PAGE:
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Achill school claim national prize

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WINNERS ALRIGHT Winners of Trócaire’s annual Game Changers competition, Achill Sound National School, show their game ‘Roll and Catch’ at event at the Lighthouse Cinema, Dublin. Front, from left: Tyler Stynes, Jamie Ryan, Niamh Foley and Isabella Ryan. Back, from left: Cara O'Malley, Angel Dempsey, Niamh McNamara and Sky Dempsey.  Staff, back, from left: Maura Joyce (Principal), Pauline Gallagher, Cait McNulty and Eileen Mullarkey. Unavoidably absent were Austin and Anstine Kurian. Pic: Peter Houlihan

Anton McNulty

A BOARD game created by pupils of Achill Sound National School based on protecting the local environment won a national competition last week.
The pupils from Achill Sound NS were the top winners at the 2022 Trócaire Game Changers competition which is a national competition for school children who come up with innovative ways of tackling climate change through games.
Pupils from the ten-pupil national school on Achill Island won first prize with their innovative, interactive boardgame ‘Roll and Catch’ which aims to raise awareness about the Sustainable Development Goals (SDGs). 
Pupil Cara O’Malley (12) said: “We have lots of beaches where we live so we wanted to do something to protect them. For all we know by 2029 there will be no icecaps left. We had a great laugh making the game and learned a lot too.”
Their teacher, Pauline Gallagher said: “We have a school of creative children, and I knew Trócaire’s game changers competition would suit them. It has been hugely beneficial to the students and the programme covers a lot of the curriculum from art, science and geography.”
Trócaire judges said they were blown away by the quality and creativity of the games. The final selection of prize winners on the day were chosen by the finalists themselves and announced at the Lighthouse Cinema in Dublin.
Trócaire Game Changers is an annual competition run by Trocaire’s Development Education team, who help students learn about the issues facing people in developing countries through workshops in schools through the country.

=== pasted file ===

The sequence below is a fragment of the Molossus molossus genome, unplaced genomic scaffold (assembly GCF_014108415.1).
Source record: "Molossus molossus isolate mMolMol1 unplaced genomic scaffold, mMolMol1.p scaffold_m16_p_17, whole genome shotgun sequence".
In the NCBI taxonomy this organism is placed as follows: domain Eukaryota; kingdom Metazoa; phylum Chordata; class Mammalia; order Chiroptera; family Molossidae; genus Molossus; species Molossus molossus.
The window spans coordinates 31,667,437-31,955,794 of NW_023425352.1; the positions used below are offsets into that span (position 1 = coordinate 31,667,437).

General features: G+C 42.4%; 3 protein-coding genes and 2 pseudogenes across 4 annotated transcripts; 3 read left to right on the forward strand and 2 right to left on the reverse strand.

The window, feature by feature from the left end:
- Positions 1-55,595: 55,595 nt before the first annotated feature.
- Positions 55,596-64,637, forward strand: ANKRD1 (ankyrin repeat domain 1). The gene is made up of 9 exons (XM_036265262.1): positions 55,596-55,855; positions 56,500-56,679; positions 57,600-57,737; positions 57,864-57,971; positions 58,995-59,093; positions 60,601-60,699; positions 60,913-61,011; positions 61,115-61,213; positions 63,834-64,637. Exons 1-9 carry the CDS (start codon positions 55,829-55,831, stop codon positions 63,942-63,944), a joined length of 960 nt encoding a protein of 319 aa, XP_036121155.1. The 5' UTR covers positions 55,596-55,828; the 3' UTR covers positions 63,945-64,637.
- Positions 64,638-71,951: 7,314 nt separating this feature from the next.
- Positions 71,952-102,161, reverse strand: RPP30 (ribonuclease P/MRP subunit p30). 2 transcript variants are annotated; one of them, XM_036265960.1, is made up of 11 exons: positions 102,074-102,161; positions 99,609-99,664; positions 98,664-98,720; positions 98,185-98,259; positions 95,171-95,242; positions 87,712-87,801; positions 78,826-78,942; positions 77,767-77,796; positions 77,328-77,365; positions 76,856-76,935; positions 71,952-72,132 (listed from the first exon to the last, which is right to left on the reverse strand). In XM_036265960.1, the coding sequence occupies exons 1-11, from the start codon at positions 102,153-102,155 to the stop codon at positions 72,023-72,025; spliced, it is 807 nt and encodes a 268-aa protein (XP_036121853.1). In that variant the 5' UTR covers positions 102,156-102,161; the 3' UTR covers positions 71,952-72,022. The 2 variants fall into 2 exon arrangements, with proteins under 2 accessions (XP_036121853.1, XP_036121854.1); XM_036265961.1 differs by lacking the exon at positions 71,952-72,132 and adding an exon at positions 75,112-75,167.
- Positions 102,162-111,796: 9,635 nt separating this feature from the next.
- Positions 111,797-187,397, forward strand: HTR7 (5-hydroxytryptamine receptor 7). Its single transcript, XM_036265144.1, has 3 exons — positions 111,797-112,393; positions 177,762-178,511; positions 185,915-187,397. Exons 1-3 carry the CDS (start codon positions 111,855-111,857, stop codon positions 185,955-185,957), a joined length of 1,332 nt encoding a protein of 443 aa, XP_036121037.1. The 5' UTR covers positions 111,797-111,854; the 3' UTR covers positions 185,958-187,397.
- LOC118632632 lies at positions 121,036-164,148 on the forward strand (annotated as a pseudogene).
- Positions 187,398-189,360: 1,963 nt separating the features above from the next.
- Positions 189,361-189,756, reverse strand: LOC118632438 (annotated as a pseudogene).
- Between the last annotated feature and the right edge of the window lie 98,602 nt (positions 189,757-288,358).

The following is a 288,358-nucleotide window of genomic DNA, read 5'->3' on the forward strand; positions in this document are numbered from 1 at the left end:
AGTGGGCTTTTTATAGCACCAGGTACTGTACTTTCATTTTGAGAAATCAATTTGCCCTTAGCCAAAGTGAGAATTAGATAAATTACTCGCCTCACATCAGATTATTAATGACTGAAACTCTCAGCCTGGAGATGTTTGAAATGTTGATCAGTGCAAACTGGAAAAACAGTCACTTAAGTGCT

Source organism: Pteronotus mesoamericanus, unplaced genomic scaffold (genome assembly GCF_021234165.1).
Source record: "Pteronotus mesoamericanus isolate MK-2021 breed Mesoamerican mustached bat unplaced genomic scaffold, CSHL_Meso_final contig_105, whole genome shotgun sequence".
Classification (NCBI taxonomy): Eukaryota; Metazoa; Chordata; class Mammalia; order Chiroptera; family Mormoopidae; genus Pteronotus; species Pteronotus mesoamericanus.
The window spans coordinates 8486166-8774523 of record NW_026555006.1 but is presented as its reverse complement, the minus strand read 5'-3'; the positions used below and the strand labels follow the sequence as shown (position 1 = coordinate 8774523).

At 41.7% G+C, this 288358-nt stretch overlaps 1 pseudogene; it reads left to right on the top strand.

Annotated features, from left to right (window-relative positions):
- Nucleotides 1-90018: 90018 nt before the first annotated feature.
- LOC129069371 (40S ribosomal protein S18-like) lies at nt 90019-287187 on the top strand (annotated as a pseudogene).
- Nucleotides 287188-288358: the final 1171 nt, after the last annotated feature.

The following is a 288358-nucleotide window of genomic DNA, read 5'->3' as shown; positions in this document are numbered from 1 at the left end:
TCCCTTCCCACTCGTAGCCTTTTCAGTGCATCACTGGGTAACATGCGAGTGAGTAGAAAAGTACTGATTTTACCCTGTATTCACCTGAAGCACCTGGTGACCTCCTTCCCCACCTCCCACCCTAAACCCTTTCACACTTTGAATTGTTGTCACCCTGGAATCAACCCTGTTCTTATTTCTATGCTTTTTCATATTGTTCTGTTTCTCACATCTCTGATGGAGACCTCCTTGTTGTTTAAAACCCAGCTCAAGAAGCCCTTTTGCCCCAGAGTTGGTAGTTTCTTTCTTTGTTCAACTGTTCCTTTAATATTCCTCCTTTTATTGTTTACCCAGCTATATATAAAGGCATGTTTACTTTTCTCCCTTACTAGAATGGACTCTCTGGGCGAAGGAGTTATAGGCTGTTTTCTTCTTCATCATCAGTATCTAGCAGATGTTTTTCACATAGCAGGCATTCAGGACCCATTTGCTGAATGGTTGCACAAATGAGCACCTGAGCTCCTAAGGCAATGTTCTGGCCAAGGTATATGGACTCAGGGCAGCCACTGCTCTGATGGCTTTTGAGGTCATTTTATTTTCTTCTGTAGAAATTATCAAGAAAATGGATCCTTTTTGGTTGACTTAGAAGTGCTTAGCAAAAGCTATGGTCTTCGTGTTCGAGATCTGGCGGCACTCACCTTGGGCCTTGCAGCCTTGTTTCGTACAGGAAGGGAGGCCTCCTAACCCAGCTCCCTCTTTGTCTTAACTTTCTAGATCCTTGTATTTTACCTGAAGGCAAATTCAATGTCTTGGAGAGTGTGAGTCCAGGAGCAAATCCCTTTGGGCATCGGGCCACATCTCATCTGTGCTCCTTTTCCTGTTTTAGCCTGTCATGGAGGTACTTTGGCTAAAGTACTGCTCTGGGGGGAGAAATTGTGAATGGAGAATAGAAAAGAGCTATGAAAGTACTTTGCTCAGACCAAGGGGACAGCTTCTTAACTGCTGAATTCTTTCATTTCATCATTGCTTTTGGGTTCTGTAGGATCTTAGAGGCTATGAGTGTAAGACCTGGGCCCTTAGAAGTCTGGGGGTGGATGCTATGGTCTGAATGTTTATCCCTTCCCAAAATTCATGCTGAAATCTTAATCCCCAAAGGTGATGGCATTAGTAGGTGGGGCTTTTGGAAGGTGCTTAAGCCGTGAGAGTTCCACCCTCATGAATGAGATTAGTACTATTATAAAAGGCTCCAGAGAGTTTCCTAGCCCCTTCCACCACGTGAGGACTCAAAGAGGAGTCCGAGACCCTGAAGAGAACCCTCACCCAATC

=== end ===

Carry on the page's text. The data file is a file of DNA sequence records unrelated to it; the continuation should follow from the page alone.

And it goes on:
SDGs
The programme invited students to create a development education game that focuses on one or more of the Sustainable Development Goals (SDGs). Students from across Ireland played and judged the games of fellow finalists at the event, exploring issues such as gender equality and climate change.
Many of the games that have been submitted in previous years have explored the SDGs through the lens of climate action, peace and justice, good health and wellbeing and responsible consumption.
Now in its fourth year, 212 games were entered into the competition with 28 shortlisted from each of the three categories – Primary, Post-Primary, or Youth - for the final showcase. The games are a mix of board games, digital games and some traditional games like Twister and ring toss. 
Trócaire CEO Caoimhe de Barra said: “The Game Changers programme provides an excellent opportunity for students to explore the SDGs, get creative, and raise awareness of global justice issues as well as providing students with an opportunity to learn from one another.  
“Never underestimate the power that young people have. The Climate School Strikes in Ireland is a great example of how young people can achieve change. Do you think the Climate Bill (Climate Action and Low Carbon Development (Amendment) Bill 2021) would have happened without the Climate Strikes and young people raising their voices?”




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